A group of high-powered philanthropists, business leaders, public officials, and educators say they have the financial and political clout – and the determination to support schools that “work” and close down schools that don’t – to make Philadelphia the highest-performing urban district in the nation within five years.

Pedro Noguera at Parent University

By the Notebook on Oct 7, 2010 12:22 PM
by Katherine Saviskas

On Oct. 5 the District kicked off its second year of Parent University, an initiative led by the Office of Parent, Family, Community Engagement & Faith-Based Partnerships, with a talk by Pedro Noguera, urban education scholar and professor at New York University.

Noguera, who delivered the keynote for the Notebook's panel on building a positive school climate, said that parent involvement is crucial to student success.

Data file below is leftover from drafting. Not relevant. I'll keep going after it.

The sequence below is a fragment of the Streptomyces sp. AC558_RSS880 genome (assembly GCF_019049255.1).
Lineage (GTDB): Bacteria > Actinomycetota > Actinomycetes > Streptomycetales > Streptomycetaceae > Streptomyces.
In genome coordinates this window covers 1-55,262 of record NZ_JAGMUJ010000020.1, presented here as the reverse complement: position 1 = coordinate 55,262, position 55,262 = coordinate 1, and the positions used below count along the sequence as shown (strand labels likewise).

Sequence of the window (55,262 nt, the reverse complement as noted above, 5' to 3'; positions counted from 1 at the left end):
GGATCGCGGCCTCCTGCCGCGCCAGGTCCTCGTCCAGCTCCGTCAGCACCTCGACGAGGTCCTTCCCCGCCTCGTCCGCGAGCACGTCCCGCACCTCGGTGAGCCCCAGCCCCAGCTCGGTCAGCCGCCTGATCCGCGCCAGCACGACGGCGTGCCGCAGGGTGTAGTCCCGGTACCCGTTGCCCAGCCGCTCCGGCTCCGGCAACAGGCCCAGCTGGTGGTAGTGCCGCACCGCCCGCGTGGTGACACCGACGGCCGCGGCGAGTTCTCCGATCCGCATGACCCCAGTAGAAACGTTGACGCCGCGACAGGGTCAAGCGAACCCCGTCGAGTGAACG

Notes from the news, Oct. 7

By Anonymous on Oct 7, 2010 09:56 AM

notes from the news imageWagner urges moratorium on new Pennsylvania charter schools The Inquirer
PA Auditor General Jack Wagner said no new charter schools should open until an improved funding system is in place.

Fights bring on pugnacious atmosphere at West Philly High Daily News
Teachers say school climate has gotten worse since former principal Saliyah Cruz was transferred and that the school is being run as a de facto Promise Academy.

'Has special education lost its way?' The Notebook blog
A court case laid out new standards for use of inclusion in special education, but a study of the five years since the ruling went into effect showed that districts have not quickly implemented changes.

A princlpled principal South Philly Review